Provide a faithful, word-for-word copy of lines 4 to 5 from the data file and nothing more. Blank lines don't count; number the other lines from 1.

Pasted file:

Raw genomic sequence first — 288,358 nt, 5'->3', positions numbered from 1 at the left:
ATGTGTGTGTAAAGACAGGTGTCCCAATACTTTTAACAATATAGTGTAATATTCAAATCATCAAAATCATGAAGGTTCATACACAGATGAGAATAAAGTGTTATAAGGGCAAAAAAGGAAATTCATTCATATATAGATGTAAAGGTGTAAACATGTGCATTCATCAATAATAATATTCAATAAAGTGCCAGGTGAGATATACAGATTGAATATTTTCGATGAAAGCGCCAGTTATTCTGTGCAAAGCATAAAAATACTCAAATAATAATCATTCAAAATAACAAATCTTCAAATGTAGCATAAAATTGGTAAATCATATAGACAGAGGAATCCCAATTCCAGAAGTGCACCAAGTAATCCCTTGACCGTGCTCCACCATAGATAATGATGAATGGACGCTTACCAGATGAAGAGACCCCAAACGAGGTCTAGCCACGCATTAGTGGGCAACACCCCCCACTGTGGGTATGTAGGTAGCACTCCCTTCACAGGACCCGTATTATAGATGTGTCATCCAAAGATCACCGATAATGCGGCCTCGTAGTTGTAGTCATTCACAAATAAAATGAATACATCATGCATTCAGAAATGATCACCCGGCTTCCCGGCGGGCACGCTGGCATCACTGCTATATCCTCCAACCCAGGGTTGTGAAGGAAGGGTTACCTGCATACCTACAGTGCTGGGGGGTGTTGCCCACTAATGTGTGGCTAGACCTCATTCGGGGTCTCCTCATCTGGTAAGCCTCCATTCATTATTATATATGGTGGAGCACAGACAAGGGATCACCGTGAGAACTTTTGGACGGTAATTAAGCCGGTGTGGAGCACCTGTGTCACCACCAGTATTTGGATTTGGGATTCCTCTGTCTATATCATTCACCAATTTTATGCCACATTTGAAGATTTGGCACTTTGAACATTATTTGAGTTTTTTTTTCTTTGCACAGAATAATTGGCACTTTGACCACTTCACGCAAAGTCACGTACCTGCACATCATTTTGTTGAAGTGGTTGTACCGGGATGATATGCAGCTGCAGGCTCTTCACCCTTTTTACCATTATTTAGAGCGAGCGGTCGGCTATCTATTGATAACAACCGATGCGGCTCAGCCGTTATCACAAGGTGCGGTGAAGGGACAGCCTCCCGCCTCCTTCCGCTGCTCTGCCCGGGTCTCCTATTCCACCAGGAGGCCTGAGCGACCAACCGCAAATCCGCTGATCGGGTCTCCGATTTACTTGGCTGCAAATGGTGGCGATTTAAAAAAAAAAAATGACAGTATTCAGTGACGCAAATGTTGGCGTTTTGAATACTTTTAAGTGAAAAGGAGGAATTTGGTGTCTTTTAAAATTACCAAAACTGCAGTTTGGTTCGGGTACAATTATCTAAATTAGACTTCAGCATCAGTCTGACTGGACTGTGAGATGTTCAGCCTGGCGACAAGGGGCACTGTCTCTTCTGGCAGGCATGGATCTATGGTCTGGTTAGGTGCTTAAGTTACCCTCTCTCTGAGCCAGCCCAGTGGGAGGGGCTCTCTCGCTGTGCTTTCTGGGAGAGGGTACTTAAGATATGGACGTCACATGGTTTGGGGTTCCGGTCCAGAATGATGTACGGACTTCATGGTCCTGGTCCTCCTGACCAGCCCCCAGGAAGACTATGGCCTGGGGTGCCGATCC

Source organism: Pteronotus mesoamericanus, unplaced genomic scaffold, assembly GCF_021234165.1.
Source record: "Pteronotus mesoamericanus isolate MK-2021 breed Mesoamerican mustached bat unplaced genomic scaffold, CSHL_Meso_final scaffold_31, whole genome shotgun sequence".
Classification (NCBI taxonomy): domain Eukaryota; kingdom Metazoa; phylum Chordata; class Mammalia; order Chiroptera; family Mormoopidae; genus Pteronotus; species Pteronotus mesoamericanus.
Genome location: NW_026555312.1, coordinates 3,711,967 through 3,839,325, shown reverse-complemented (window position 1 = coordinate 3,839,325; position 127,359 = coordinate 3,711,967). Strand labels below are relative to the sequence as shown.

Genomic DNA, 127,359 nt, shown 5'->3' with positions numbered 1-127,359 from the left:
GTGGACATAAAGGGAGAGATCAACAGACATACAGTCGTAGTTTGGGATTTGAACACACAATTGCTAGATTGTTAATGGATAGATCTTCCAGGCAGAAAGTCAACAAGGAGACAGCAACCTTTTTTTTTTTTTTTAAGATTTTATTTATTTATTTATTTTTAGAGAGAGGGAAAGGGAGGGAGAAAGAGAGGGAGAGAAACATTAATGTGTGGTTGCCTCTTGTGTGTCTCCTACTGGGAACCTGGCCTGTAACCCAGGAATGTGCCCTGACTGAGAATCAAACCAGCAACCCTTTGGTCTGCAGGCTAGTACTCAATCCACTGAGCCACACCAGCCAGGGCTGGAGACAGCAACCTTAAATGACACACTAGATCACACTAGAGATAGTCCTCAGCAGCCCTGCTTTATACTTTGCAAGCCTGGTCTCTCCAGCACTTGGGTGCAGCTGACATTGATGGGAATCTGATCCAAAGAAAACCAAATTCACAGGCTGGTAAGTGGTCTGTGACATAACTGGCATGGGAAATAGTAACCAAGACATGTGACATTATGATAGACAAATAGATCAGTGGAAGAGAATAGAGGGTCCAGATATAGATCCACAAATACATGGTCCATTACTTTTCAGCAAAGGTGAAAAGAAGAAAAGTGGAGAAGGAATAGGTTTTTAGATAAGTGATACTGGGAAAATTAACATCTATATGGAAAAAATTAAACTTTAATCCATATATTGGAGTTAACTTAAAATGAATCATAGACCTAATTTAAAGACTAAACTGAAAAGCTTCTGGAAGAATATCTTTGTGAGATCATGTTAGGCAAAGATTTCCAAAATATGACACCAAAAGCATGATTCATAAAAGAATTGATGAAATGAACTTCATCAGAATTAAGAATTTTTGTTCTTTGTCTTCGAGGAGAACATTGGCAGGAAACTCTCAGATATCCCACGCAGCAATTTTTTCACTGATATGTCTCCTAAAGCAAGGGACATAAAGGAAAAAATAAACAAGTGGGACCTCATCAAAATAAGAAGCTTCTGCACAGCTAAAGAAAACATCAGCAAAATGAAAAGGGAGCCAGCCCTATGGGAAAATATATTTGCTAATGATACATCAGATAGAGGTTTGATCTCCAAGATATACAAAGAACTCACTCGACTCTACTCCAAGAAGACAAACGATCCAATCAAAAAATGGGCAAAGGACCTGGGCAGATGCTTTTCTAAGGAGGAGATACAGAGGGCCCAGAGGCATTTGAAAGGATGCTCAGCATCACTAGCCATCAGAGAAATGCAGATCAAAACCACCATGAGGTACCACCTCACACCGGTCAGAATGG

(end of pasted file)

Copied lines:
Source record: "Pteronotus mesoamericanus isolate MK-2021 breed Mesoamerican mustached bat unplaced genomic scaffold, CSHL_Meso_final scaffold_31, whole genome shotgun sequence".
Classification (NCBI taxonomy): domain Eukaryota; kingdom Metazoa; phylum Chordata; class Mammalia; order Chiroptera; family Mormoopidae; genus Pteronotus; species Pteronotus mesoamericanus.